Because of the errors committed in the sentencing phase of defendant's trial, the case is remanded for resentencing in accordance with this opinion.
Remanded for resentencing.
WEBB, J., concurs.
VAUGHN, C.J., dissents.
VAUGHN, Chief Judge, dissenting:
I disagree with that portion of the opinion holding that the judge erred in finding *265 the prior conviction as an aggravating factor. G.S. 15A-1340.4(e) provides that a prior conviction may be proved by stipulation or by the court record. Here, the prior conviction was proved by stipulation. Whether the defendant was afforded right to counsel is not an element of a "prior conviction." The statute merely provides that the prior conviction may not be used as an aggravating factor unless the defendant was afforded his right to counsel. It is just like any other evidence that is made inadmissible by statute or rule. If this defendant was not afforded right to counsel at his prior conviction, it was his duty to raise the issue in the trial court and not, for the first time, on appeal. The statute expressly so provides:A defendant may make a motion to suppress evidence of a prior conviction pursuant to Article 53 of this Chapter. If the motion is made for the first time during the sentencing stage of the criminal action, either the State or the defendant is entitled to a continuance of the sentencing hearing.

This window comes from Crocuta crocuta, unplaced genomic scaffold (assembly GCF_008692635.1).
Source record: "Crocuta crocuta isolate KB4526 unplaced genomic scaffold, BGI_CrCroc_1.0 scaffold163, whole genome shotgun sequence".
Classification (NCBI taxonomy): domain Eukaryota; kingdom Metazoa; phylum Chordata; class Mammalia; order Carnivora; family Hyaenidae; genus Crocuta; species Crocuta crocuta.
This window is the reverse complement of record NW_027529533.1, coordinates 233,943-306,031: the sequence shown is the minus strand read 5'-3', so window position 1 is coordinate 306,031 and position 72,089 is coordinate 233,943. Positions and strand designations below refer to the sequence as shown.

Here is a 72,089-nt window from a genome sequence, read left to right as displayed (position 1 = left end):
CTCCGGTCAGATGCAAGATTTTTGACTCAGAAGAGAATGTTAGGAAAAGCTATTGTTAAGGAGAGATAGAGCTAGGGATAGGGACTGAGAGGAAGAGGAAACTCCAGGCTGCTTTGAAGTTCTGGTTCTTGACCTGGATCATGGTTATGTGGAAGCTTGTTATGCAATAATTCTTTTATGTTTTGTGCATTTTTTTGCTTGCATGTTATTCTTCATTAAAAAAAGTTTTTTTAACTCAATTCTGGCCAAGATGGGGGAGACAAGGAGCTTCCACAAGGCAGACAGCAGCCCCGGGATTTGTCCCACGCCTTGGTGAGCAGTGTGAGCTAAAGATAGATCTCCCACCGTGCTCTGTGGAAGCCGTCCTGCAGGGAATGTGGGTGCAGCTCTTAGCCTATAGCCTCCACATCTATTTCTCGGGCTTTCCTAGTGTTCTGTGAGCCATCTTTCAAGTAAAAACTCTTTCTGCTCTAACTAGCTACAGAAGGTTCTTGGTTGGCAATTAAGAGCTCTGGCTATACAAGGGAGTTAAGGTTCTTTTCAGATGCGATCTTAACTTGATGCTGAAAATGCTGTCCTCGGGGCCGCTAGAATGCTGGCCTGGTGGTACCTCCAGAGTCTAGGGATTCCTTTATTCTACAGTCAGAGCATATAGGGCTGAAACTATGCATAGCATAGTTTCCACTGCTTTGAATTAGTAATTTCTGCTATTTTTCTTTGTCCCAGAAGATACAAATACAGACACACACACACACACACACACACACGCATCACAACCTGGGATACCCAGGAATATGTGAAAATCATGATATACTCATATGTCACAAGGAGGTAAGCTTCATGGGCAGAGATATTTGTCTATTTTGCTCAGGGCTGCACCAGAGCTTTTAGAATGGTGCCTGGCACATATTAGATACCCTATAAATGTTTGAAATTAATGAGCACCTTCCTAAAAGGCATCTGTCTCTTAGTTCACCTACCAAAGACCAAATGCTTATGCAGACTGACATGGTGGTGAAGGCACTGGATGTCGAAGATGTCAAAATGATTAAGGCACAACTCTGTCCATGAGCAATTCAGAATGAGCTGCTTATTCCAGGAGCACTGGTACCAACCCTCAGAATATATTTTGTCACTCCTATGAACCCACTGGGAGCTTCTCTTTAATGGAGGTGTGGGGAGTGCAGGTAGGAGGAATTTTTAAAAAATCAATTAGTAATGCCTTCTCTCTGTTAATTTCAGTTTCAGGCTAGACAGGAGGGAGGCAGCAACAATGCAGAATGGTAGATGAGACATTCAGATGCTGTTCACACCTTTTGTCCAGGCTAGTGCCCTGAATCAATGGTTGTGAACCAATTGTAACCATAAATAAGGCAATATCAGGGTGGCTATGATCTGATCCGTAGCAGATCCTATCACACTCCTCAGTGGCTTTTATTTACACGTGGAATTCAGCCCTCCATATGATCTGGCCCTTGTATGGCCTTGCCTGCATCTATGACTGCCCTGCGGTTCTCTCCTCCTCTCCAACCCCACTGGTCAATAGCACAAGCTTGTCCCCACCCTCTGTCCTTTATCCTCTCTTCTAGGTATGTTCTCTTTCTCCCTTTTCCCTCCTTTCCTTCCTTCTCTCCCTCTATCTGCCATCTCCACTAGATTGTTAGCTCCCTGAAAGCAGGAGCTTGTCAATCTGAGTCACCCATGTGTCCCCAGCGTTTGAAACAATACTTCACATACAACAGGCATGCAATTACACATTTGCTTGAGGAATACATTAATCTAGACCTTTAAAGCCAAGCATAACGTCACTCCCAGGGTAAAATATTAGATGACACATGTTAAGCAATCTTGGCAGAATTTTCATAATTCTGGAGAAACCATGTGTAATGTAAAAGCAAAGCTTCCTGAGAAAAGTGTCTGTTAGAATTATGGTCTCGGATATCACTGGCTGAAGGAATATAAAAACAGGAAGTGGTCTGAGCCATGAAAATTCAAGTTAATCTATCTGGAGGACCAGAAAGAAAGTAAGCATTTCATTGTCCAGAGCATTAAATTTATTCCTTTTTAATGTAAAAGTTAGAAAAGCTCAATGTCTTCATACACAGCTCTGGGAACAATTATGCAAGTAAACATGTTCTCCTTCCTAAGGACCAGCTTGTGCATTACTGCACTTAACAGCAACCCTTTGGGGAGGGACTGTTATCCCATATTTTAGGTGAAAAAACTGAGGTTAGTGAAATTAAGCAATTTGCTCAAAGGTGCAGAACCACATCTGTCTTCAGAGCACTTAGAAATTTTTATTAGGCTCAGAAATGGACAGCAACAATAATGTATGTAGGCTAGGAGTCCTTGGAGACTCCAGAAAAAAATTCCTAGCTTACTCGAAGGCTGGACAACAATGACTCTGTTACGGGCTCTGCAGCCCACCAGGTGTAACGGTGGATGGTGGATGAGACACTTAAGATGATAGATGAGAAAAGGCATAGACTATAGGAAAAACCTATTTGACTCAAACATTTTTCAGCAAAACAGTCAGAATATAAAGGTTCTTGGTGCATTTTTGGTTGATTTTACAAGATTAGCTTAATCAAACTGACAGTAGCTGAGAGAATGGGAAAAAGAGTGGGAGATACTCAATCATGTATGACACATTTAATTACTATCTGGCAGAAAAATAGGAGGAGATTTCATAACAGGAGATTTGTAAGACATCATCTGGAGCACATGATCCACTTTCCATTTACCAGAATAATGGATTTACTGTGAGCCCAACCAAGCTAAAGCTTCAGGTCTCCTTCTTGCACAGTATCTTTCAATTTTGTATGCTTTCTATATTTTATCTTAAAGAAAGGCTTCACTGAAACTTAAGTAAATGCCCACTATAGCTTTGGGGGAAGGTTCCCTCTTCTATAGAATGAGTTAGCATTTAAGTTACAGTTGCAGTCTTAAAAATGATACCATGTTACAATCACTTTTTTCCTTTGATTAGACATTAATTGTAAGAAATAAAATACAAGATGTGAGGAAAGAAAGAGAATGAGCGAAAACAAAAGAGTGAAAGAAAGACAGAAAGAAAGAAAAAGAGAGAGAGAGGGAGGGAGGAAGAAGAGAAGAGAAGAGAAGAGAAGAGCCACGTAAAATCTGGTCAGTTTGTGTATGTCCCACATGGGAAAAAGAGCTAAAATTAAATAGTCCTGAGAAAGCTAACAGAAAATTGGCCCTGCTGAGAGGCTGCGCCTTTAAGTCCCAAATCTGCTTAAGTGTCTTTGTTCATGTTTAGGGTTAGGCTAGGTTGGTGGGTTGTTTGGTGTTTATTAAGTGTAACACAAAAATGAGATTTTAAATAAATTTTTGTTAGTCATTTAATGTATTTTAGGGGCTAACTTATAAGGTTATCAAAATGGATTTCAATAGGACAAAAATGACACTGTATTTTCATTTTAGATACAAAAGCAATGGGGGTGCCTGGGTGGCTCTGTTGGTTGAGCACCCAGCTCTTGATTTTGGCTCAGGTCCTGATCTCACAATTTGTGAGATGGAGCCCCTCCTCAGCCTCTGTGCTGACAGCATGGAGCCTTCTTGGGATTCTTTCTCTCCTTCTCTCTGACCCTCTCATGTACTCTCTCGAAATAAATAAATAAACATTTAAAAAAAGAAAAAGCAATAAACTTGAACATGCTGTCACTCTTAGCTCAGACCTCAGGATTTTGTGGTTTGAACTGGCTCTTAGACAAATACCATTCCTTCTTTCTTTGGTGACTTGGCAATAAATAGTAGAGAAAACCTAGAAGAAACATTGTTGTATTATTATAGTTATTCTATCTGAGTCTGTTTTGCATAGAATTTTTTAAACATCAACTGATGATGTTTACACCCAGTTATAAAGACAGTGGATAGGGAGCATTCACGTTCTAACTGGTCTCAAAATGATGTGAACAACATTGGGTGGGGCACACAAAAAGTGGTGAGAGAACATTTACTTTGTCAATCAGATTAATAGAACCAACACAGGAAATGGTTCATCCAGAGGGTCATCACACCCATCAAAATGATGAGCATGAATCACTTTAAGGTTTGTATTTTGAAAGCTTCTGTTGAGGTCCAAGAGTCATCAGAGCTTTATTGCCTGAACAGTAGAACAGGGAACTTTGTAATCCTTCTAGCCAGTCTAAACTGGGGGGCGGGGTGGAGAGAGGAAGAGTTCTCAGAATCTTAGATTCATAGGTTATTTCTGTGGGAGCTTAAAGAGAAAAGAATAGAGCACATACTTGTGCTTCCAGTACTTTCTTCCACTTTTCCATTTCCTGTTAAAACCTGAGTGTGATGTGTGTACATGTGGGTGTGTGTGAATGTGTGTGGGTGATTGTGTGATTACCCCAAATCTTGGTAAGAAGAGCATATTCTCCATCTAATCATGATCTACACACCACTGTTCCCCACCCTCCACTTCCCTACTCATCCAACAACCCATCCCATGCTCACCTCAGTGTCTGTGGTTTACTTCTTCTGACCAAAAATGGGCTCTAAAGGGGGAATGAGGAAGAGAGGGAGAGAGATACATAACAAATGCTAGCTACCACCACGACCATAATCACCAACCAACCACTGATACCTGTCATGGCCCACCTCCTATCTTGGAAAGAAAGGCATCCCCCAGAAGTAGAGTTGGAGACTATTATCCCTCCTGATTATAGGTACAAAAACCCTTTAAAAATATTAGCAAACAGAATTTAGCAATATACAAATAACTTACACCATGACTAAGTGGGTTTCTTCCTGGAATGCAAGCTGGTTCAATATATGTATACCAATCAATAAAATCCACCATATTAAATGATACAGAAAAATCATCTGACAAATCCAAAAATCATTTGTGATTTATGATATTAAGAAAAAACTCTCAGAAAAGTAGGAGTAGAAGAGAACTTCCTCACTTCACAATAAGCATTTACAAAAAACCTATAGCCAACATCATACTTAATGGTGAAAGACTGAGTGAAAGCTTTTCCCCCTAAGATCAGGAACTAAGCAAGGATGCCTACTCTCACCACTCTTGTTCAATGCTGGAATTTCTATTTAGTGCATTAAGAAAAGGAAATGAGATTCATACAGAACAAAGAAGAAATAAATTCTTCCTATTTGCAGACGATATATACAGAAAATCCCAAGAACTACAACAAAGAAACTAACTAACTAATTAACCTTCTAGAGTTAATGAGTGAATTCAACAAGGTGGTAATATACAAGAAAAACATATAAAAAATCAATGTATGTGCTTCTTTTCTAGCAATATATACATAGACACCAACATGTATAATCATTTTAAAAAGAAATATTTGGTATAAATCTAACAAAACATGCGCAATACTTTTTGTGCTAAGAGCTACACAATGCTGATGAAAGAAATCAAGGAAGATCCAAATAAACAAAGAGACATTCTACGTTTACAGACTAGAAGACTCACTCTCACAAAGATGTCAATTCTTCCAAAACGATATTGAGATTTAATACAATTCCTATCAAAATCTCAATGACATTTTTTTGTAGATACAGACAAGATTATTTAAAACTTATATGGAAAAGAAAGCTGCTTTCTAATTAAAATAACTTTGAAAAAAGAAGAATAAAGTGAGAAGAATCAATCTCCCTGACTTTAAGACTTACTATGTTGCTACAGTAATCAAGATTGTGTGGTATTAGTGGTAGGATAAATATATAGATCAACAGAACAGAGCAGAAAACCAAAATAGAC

If defendant contends he was not afforded right to counsel, he raises a factual issue to be resolved in the trial court just as he does under Article 53 when he moves to suppress other evidence. The legislature very reasonably and expressly provided for the same procedures in Article 81A, the sentencing act we are now considering.
It may be that I could concur in some of the other matters discussed in the majority opinion. Instead, I elect to dissent to afford the right of further review on the question raised in this dissent.